In Grand Rapids, those new uses span the commercial gamut, from the creative services firm to clothing retail and taco shops. Among the businesses that call a former gas station their commercial home include Lee & Birch on Wealthy Street; Donkey Taqueria, also on Wealthy; Jonny B'z Dogs and More (which will be moving into a 1960s gas station on Wealthy); Kathryn Chaplow on Cherry Street; Kantor & Wassink on Market Avenue; Reagan Marketing on Wealthy; and the new Madcap Coffee on East Fulton; among others.

Best bang for business owners’ buck

For Nikki Gillette, owner of the women’s clothing store Lee & Birch, relocating her downtown boutique to the 1,200-square-foot former service station at 759 Wealthy St. SE was a no-brainer, especially once she saw what the space could offer.

Lee & Birch“When we found the old service station/Ron's Car Wash building, we fell in love with the building — and the fact there was on-site parking — and knew we had to make it work,” says Gillette, who opened Lee & Birch’s first Grand Rapids location in 2010 on the first floor of the Trade Center Building at 50 Louis NW.

She says she loved the idea of having a big, retractable glass garage door for the warmer months to expand her space from indoor to outdoor and the kind of possibilities it afforded her to host special events and public fashion shows.

“The fact that we could be in a unique space on a prominent corner with parking and a garage door to open in the summers, are the main reasons we decided to move, and the reason we have been more than happy with that decision,” says Gillette, whose business now enjoys its own corner slice of an increasingly high-trafficked intersection.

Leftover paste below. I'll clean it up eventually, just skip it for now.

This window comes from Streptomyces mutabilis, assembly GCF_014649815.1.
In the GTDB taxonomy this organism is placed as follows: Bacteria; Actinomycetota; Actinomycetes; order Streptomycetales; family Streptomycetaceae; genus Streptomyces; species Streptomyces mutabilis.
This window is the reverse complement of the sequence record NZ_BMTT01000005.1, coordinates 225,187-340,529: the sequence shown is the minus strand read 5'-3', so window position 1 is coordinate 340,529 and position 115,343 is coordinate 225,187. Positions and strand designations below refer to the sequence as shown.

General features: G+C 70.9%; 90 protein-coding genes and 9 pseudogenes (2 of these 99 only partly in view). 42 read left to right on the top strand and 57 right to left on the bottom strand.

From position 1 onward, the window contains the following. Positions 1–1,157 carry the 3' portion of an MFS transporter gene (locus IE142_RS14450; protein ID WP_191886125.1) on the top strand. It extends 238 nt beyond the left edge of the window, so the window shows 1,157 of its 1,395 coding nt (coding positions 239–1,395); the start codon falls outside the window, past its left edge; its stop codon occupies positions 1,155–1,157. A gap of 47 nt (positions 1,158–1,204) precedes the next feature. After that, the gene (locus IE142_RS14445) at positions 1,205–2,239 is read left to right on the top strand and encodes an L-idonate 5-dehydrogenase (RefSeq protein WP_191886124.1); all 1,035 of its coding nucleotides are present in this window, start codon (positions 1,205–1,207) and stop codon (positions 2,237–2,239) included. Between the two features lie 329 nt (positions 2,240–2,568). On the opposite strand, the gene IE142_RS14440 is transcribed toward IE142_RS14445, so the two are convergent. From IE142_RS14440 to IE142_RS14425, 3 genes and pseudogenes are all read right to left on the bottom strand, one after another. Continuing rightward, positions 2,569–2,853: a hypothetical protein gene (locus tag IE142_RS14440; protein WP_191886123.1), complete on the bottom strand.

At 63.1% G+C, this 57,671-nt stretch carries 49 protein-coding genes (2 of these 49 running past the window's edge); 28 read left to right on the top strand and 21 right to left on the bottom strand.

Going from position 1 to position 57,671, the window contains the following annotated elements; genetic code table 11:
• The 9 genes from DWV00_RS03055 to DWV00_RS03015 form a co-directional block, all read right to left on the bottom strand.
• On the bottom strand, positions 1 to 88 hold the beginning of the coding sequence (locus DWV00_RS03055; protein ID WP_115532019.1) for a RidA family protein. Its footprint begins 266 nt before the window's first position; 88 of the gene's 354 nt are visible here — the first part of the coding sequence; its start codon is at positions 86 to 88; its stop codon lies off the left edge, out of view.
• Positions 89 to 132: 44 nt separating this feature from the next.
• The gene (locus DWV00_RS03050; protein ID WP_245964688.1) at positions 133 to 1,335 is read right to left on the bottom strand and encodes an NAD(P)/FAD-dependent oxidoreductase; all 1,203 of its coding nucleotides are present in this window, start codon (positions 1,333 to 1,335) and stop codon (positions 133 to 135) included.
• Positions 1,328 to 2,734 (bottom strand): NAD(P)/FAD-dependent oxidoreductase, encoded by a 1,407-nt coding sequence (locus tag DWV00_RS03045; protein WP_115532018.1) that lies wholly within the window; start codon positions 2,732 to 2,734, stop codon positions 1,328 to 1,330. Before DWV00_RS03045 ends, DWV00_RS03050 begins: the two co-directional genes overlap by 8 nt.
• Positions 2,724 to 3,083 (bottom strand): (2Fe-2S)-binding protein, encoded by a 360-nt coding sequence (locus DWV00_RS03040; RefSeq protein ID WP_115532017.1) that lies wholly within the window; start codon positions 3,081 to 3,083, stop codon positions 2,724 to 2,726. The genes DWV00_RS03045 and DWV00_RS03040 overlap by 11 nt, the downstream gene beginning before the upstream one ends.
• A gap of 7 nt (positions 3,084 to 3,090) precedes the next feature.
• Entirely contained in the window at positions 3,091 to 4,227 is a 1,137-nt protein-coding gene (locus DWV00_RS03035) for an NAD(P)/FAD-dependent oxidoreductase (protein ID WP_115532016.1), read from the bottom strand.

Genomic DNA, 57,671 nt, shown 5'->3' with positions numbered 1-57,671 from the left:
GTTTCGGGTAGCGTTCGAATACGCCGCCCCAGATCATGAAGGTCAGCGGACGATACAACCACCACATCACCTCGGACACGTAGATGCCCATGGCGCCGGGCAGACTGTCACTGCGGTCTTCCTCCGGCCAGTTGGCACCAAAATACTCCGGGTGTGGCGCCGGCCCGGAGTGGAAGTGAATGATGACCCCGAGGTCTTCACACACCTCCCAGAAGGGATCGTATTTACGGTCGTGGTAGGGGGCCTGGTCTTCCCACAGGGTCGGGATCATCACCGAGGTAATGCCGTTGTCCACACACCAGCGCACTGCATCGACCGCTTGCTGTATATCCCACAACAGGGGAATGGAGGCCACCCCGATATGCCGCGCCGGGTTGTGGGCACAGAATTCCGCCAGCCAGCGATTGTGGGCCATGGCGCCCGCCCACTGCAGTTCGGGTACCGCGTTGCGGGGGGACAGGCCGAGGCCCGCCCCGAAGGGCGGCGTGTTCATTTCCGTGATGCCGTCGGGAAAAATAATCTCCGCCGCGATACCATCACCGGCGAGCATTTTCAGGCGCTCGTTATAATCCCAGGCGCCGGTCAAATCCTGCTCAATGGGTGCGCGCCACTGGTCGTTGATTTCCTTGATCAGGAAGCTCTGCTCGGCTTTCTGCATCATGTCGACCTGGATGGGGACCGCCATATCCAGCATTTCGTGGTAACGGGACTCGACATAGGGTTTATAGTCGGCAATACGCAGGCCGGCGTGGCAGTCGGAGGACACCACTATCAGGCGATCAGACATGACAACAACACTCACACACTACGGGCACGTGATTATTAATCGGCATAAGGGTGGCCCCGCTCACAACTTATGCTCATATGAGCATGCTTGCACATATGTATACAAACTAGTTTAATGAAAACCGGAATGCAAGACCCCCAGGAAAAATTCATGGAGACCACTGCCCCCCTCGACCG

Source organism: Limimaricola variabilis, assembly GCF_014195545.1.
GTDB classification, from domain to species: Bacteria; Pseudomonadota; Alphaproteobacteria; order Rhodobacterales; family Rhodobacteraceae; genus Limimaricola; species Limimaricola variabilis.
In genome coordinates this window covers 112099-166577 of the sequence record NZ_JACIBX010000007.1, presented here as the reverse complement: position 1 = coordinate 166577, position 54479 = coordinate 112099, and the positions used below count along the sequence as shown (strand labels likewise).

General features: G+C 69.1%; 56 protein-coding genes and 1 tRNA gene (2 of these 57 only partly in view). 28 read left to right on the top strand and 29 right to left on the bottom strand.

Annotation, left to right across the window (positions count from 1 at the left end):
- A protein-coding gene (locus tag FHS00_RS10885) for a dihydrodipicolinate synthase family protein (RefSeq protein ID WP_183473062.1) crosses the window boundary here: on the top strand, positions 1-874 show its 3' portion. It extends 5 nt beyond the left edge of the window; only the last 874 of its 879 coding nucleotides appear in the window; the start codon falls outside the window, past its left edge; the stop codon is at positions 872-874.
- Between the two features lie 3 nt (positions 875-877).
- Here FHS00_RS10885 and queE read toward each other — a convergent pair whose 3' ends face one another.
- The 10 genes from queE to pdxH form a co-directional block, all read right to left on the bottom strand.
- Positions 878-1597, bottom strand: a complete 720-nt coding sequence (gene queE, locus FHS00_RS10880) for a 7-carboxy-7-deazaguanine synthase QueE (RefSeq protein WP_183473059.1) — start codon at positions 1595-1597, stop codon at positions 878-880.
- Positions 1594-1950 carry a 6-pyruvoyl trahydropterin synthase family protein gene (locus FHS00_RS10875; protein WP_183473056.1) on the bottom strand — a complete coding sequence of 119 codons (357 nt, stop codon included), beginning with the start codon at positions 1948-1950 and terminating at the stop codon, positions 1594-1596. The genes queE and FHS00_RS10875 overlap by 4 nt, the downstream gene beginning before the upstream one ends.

For Gillette, when unique aesthetic is combined with practical advantage, it creates the kind of opportunity a smart business owner just can’t pass up.

“I would choose this space over and over again,” she says. “We are currently in talks to open another location, and we could only dream of finding a building like this in another city.”

Location, location

Since opening The Winchester on Wealthy Street — where several old gas stations have been transformed to new commercial spaces — in 2008, restaurateur Paul Lee has been privy to the strategic sensibility of converting the old service stations.

“I think one of the attractions is really going to be location,” Lee says. “Typically those old gas stations — and also new gas stations now, too — are located on a corner where there is going to be high automobile and foot traffic with lots of visibility, which is great from a retail or restaurant standpoint.”

Kantor & WassinkIn 2012, Lee converted a nearby former gas station at 665 Wealthy St. SE into the now-thriving Donkey Taqueria, building an additional 1,200 square feet on to the building’s original 800.

Most recently, Lee became partial owner of the former Wealthy Station at 1157 Wealthy St. SE — another former service station site — and says efforts to convert the space into a Nashville-style fried chicken joint are currently underway, with expected completion falling around sometime in spring 2017.

And although Lee says he’s a huge fan of the unique aesthetic elements converted service stations can offer to outdoor restaurants and retail spaces, he’s not after these spaces because they used to be gas stations — that part feels more coincidental from where he’s standing.

He’s after these spots because they’re virtually designed to be noticed, and as a community-driven business owner loyal to a district where affordable rental space for new businesses is beginning to stretch thin, he’s aware that they might be some of the last retail opportunities available for awhile in the neighborhood he’s grown to understand so well over the past few years.

“We’ve had opportunities to go to other parts of the city, but for us, if we can find property along Wealthy Street, that’s what we want,” Lee says. “We really love it there and want to be active within the neighborhood we work and also live in.”

Written by Anya Zentmeyer, Development News Editor

Photography by Adam Bird